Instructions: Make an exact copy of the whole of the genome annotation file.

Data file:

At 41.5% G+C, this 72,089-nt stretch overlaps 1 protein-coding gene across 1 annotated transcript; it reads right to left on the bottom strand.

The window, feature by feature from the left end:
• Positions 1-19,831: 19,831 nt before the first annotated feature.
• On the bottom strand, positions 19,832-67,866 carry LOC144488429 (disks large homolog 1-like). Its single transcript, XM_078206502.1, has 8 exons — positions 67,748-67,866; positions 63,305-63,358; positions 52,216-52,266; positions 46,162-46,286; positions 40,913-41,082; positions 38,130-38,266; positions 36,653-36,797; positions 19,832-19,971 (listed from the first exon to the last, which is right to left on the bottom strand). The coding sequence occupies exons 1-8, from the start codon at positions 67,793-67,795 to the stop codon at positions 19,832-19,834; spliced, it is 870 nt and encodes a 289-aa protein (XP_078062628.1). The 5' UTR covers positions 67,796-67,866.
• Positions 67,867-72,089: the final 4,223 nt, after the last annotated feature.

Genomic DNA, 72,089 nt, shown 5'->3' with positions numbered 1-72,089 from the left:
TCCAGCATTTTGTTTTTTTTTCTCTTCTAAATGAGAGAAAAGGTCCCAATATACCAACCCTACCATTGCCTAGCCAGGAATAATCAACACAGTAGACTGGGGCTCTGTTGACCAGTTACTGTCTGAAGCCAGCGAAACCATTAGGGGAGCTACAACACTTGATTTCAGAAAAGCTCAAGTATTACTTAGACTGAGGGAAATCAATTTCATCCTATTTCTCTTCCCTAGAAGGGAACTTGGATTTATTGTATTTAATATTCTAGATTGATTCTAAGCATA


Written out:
At 41.5% G+C, this 72,089-nt stretch overlaps 1 protein-coding gene across 1 annotated transcript; it reads right to left on the bottom strand.

The window, feature by feature from the left end:
• Positions 1-19,831: 19,831 nt before the first annotated feature.
• On the bottom strand, positions 19,832-67,866 carry LOC144488429 (disks large homolog 1-like). Its single transcript, XM_078206502.1, has 8 exons — positions 67,748-67,866; positions 63,305-63,358; positions 52,216-52,266; positions 46,162-46,286; positions 40,913-41,082; positions 38,130-38,266; positions 36,653-36,797; positions 19,832-19,971 (listed from the first exon to the last, which is right to left on the bottom strand). The coding sequence occupies exons 1-8, from the start codon at positions 67,793-67,795 to the stop codon at positions 19,832-19,834; spliced, it is 870 nt and encodes a 289-aa protein (XP_078062628.1). The 5' UTR covers positions 67,796-67,866.
• Positions 67,867-72,089: the final 4,223 nt, after the last annotated feature.

Genomic DNA, 72,089 nt, shown 5'->3' with positions numbered 1-72,089 from the left:
TCCAGCATTTTGTTTTTTTTTCTCTTCTAAATGAGAGAAAAGGTCCCAATATACCAACCCTACCATTGCCTAGCCAGGAATAATCAACACAGTAGACTGGGGCTCTGTTGACCAGTTACTGTCTGAAGCCAGCGAAACCATTAGGGGAGCTACAACACTTGATTTCAGAAAAGCTCAAGTATTACTTAGACTGAGGGAAATCAATTTCATCCTATTTCTCTTCCCTAGAAGGGAACTTGGATTTATTGTATTTAATATTCTAGATTGATTCTAAGCATA